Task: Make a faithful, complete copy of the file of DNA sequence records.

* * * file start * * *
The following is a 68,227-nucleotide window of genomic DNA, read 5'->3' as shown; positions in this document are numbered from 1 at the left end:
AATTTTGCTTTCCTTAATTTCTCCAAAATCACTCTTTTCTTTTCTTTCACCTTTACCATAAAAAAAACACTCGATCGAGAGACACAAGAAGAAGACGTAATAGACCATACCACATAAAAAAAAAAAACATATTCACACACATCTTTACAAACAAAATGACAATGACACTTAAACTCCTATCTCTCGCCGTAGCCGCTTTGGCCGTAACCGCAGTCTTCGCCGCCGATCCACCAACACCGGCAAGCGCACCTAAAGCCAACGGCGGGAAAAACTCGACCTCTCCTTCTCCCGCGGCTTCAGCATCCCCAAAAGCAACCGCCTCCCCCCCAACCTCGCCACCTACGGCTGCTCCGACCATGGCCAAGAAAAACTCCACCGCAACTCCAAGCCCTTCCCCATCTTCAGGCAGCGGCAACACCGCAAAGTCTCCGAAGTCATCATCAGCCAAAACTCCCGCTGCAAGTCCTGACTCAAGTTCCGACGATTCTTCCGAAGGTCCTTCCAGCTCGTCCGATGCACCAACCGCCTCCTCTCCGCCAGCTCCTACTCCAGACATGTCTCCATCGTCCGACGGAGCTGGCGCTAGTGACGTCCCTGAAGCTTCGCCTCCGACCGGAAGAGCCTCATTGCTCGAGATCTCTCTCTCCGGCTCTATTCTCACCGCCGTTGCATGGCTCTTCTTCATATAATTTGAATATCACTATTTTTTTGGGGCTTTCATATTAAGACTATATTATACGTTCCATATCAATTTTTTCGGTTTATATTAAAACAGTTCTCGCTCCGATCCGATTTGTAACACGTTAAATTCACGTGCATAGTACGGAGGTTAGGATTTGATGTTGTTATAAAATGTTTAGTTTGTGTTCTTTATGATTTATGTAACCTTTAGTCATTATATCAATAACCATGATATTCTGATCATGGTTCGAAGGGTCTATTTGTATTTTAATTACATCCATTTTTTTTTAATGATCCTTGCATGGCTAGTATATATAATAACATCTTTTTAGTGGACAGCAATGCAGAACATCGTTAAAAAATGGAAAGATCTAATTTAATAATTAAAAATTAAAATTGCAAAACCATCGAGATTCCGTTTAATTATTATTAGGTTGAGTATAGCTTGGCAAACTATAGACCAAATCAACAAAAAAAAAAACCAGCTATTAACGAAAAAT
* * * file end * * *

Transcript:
The following is a 68,227-nucleotide window of genomic DNA, read 5'->3' as shown; positions in this document are numbered from 1 at the left end:
AATTTTGCTTTCCTTAATTTCTCCAAAATCACTCTTTTCTTTTCTTTCACCTTTACCATAAAAAAAACACTCGATCGAGAGACACAAGAAGAAGACGTAATAGACCATACCACATAAAAAAAAAAAACATATTCACACACATCTTTACAAACAAAATGACAATGACACTTAAACTCCTATCTCTCGCCGTAGCCGCTTTGGCCGTAACCGCAGTCTTCGCCGCCGATCCACCAACACCGGCAAGCGCACCTAAAGCCAACGGCGGGAAAAACTCGACCTCTCCTTCTCCCGCGGCTTCAGCATCCCCAAAAGCAACCGCCTCCCCCCCAACCTCGCCACCTACGGCTGCTCCGACCATGGCCAAGAAAAACTCCACCGCAACTCCAAGCCCTTCCCCATCTTCAGGCAGCGGCAACACCGCAAAGTCTCCGAAGTCATCATCAGCCAAAACTCCCGCTGCAAGTCCTGACTCAAGTTCCGACGATTCTTCCGAAGGTCCTTCCAGCTCGTCCGATGCACCAACCGCCTCCTCTCCGCCAGCTCCTACTCCAGACATGTCTCCATCGTCCGACGGAGCTGGCGCTAGTGACGTCCCTGAAGCTTCGCCTCCGACCGGAAGAGCCTCATTGCTCGAGATCTCTCTCTCCGGCTCTATTCTCACCGCCGTTGCATGGCTCTTCTTCATATAATTTGAATATCACTATTTTTTTGGGGCTTTCATATTAAGACTATATTATACGTTCCATATCAATTTTTTCGGTTTATATTAAAACAGTTCTCGCTCCGATCCGATTTGTAACACGTTAAATTCACGTGCATAGTACGGAGGTTAGGATTTGATGTTGTTATAAAATGTTTAGTTTGTGTTCTTTATGATTTATGTAACCTTTAGTCATTATATCAATAACCATGATATTCTGATCATGGTTCGAAGGGTCTATTTGTATTTTAATTACATCCATTTTTTTTTAATGATCCTTGCATGGCTAGTATATATAATAACATCTTTTTAGTGGACAGCAATGCAGAACATCGTTAAAAAATGGAAAGATCTAATTTAATAATTAAAAATTAAAATTGCAAAACCATCGAGATTCCGTTTAATTATTATTAGGTTGAGTATAGCTTGGCAAACTATAGACCAAATCAACAAAAAAAAAAACCAGCTATTAACGAAAAAT